The intake visit is often the first point of contact between patients seeking mental health services and providers. It usually includes a clinical interview which holds multiple aims, including but not limited to: establishing diagnosis, facilitating rapport, providing psycho-educational tools, and planning treatment [1
]. Despite its importance for determining patient care, the intake visit has been subject to little empirical investigation [4
]. Furthermore, there is a lack of information as to how clinicians integrate the information gathered as part of the intake visit to guide their decision-making.
Communication between patients and providers has attracted increasing attention, with research documenting its role in establishing rapport, improving information exchange, and facilitating clinical decisions [7
]. Recent models of clinical interviewing such as the client centeredness model [8
] emphasize an egalitarian approach in the clinical encounter, particularly in terms of how patients’ participation and sharing of information is to be encouraged.
The concept of patient participation emerged from studies on patient-provider communication and has been defined in terms of patient communication style, based on the centrality of communication in involving patients in their care [9
]. Although it received little attention, the importance of who initiates the information exchanged between patients and providers can be regarded as a key element in the concept of patient participation.
Information initiation is of particular interest in mental health encounters, where patients’ illnesses can directly affect their capacity to communicate with their providers [13
]. This dilemma is of interest given the effect patients’ communication can have on providers’ decision-making. For example, when communicating with high-participation patients, clinicians volunteered more information relative to communicating with low-participation patients [12
]. Similarly, other studies have found that patients who asked more questions received more information from their providers [9
]. Patient characteristics such as emotional distress were associated with increased initiation of new information by the patients, as well as passive, supportive listening by the provider, which was focused on the patient’s emotions [14
]. A time analysis of the medical encounter has documented that providers contribute about sixty percent of the clinical dialogue and patients the remaining forty percent [15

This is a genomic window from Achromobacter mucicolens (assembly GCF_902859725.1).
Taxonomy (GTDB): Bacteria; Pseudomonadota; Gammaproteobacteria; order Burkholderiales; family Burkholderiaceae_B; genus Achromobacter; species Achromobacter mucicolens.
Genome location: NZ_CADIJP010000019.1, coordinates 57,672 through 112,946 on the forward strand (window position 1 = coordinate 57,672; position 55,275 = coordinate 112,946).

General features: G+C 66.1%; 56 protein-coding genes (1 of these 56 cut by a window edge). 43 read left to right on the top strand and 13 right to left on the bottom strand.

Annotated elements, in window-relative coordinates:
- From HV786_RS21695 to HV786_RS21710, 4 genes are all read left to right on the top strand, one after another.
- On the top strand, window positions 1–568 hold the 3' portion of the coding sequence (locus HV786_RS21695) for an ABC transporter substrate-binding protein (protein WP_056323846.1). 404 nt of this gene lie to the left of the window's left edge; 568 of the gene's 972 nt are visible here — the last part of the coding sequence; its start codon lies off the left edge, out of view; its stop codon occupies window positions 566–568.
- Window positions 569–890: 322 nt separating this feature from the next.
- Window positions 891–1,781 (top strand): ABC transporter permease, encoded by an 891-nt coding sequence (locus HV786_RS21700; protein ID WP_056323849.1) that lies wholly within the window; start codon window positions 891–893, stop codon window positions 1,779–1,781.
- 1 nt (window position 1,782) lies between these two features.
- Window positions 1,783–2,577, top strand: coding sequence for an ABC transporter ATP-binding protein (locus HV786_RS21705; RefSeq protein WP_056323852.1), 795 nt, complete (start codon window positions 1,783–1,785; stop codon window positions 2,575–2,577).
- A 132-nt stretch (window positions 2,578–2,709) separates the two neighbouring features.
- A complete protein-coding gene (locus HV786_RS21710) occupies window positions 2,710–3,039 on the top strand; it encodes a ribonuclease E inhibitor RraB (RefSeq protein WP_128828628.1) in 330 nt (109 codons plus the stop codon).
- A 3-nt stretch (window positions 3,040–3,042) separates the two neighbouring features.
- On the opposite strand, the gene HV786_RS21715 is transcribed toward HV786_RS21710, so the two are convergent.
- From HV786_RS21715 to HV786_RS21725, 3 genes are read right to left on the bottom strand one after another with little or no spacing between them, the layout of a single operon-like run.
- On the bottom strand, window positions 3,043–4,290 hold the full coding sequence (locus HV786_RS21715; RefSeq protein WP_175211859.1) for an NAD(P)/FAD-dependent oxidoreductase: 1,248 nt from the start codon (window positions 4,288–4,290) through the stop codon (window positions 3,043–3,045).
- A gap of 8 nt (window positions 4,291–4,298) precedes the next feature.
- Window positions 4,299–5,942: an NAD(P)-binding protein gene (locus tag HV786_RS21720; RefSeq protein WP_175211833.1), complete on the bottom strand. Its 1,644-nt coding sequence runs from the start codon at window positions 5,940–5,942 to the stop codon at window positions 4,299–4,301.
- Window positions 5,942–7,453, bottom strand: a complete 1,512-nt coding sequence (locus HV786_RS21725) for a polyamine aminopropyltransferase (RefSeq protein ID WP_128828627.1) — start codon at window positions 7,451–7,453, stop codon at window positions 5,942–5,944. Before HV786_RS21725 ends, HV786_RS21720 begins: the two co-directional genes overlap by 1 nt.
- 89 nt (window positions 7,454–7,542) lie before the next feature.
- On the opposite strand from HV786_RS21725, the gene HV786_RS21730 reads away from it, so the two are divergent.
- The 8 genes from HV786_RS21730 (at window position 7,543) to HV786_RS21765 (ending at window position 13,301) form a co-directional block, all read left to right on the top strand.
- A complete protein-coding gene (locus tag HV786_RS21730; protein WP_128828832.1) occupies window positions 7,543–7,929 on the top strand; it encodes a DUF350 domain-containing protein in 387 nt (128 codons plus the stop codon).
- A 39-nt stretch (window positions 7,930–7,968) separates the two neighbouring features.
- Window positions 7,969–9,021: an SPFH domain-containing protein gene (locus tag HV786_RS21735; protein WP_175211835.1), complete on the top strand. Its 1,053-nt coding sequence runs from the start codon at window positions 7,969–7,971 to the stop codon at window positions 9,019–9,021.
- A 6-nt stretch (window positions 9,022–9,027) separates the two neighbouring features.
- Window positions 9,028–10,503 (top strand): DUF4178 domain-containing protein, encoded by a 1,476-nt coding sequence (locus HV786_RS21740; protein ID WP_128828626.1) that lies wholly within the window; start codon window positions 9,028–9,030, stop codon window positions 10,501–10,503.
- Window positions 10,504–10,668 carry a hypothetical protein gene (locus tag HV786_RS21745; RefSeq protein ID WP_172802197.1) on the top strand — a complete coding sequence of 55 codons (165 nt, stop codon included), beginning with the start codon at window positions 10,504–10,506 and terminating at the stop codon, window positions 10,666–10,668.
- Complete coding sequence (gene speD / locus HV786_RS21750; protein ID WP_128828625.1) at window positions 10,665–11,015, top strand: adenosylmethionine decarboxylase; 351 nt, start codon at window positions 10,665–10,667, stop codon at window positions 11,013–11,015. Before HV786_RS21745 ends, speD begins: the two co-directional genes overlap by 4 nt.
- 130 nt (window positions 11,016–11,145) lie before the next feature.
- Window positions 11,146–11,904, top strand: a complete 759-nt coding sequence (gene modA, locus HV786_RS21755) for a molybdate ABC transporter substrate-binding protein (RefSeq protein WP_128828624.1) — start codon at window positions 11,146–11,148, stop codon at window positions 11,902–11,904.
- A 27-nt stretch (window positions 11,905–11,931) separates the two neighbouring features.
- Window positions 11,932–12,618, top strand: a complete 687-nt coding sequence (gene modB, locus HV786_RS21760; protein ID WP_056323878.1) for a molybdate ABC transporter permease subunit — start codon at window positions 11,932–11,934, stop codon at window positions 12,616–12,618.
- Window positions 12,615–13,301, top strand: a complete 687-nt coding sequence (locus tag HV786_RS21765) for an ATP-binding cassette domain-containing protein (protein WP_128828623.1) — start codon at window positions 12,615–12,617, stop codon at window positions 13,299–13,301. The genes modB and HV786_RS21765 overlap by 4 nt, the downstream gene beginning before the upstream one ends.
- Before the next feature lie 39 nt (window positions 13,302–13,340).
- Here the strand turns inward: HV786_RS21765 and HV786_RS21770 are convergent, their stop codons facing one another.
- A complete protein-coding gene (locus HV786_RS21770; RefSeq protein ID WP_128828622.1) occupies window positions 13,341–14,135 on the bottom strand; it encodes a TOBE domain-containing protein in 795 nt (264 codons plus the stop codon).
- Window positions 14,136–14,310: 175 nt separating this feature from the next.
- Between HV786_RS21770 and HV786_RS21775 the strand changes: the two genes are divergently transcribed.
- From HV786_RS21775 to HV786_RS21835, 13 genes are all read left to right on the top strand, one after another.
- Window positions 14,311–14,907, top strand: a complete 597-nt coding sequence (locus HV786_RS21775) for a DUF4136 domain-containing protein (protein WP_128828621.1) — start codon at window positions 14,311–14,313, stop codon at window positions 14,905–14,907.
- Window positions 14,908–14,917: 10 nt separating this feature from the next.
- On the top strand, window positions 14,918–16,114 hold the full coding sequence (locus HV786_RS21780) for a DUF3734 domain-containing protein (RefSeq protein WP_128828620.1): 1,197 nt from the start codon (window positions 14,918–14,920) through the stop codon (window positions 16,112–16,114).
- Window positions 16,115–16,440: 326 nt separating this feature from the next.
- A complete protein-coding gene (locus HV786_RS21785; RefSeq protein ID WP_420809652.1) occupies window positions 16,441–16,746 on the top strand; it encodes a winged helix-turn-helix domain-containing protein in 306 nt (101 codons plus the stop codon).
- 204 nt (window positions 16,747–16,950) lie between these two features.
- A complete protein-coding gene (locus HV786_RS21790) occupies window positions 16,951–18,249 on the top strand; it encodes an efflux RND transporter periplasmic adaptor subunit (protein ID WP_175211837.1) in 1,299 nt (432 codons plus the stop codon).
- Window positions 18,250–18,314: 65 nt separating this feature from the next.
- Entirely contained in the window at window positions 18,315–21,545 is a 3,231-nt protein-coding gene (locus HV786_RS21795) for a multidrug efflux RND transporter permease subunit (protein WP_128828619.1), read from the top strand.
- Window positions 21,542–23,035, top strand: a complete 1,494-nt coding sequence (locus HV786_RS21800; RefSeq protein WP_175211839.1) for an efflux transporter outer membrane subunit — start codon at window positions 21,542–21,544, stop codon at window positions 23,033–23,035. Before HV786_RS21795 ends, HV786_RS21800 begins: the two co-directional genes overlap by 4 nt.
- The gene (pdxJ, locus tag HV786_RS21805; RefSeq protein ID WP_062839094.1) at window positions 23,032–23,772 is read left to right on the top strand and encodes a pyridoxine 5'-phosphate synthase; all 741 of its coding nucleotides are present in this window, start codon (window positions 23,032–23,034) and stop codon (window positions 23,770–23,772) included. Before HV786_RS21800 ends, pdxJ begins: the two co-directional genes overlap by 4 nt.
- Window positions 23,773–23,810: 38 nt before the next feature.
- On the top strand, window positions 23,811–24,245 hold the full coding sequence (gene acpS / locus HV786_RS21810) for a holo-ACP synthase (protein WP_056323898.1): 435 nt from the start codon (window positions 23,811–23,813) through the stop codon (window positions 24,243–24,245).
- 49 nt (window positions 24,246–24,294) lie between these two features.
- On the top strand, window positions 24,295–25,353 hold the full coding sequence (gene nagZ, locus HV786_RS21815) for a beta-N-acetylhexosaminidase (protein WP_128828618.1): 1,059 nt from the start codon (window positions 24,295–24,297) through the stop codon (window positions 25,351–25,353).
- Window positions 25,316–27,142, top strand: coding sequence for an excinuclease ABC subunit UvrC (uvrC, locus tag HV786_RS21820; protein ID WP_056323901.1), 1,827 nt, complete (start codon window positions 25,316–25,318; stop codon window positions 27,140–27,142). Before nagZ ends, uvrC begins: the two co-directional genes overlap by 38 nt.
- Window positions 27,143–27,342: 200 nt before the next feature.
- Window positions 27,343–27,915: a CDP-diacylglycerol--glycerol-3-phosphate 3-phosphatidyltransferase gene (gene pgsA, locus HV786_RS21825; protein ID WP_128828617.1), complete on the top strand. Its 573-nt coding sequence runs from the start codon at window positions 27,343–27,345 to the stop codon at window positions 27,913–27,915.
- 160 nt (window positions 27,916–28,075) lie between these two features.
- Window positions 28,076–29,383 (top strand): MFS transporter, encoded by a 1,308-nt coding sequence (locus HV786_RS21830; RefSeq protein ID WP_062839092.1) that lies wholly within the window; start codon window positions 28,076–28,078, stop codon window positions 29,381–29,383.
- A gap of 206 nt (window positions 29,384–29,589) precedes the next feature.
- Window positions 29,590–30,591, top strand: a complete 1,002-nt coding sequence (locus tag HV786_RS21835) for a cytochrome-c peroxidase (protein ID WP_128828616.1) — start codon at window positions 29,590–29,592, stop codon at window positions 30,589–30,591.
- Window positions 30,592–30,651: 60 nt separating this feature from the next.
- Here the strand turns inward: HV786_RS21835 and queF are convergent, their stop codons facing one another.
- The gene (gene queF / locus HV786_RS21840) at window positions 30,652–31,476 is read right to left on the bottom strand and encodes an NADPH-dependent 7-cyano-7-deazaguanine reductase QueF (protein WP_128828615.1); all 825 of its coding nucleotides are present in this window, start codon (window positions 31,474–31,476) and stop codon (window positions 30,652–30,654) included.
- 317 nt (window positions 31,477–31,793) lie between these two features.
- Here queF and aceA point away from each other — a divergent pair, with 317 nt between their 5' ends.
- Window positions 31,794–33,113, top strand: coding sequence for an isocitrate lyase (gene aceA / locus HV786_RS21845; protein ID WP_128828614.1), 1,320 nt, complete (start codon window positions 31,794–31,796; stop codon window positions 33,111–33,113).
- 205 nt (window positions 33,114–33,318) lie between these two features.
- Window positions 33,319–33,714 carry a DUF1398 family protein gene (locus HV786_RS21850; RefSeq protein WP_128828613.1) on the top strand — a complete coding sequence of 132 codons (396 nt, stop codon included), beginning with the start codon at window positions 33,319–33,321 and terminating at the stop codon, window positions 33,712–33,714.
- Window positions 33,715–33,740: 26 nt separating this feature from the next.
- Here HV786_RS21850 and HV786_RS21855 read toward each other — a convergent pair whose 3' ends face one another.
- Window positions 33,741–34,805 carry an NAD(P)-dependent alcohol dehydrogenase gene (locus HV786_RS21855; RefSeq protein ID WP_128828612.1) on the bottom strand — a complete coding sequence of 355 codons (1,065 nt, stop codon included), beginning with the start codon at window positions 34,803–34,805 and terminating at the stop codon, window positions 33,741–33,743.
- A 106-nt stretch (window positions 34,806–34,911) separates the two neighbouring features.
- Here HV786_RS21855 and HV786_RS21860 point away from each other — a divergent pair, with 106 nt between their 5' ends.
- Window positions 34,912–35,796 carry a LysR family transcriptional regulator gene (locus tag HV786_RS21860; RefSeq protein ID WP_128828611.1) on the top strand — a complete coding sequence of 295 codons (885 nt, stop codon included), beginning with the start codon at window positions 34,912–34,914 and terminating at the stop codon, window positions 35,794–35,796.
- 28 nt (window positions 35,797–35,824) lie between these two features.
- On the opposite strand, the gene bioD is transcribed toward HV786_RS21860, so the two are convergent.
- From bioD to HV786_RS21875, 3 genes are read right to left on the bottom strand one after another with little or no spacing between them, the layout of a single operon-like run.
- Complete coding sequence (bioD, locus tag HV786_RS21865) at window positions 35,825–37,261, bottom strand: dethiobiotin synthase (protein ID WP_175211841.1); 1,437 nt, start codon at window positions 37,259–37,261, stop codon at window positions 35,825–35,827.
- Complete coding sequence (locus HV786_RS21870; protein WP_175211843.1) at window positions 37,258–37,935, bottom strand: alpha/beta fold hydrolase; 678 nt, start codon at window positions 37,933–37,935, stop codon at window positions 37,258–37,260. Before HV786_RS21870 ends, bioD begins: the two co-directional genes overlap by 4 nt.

]. Typically, the contribution of patients to the dialogue consisted largely of information giving in response to providers’ questions [15
The time spent on different topics in the medical encounter is influenced by different dimensions such as the nature and the initiator of the topic. Patients tend to speak longer if they initiate the topic [16
]. Whether initiated or offered in response to provider questions, the patients’ provision of information regarding the histories of their illness, their needs, and preferences for care affords providers the data that they deem essential in making appropriate clinical decisions [17
]. However, some patients report that they have not provided important information to their providers, including histories of their chief complaints [18
]. Robinson and Roter [19
] have found that the act of patients providing information is greatly influenced by the questions posed by providers. Patients are more likely to provide information about psychological distress to primary care physicians, if the provider asks about it.
In sum, research on patient-provider communication in the past two decades has been tied to patient care and satisfaction as well as provider decision-making during the medical encounter. However, little is known about the patient-provider communication process in mental health service delivery or the role of the initiation of information in the patient-provider encounter. In the current study we present a mixed methods investigation of the role of patient initiation of information in the patient-provider communication process during the mental health intake visit. We focus on the association between patient’s initiation of information and provider’s evaluation of the information and assessment of rapport. We also study patients’ preferences regarding initiation of information as well as patient and provider characteristics that are related to patient initiation of information.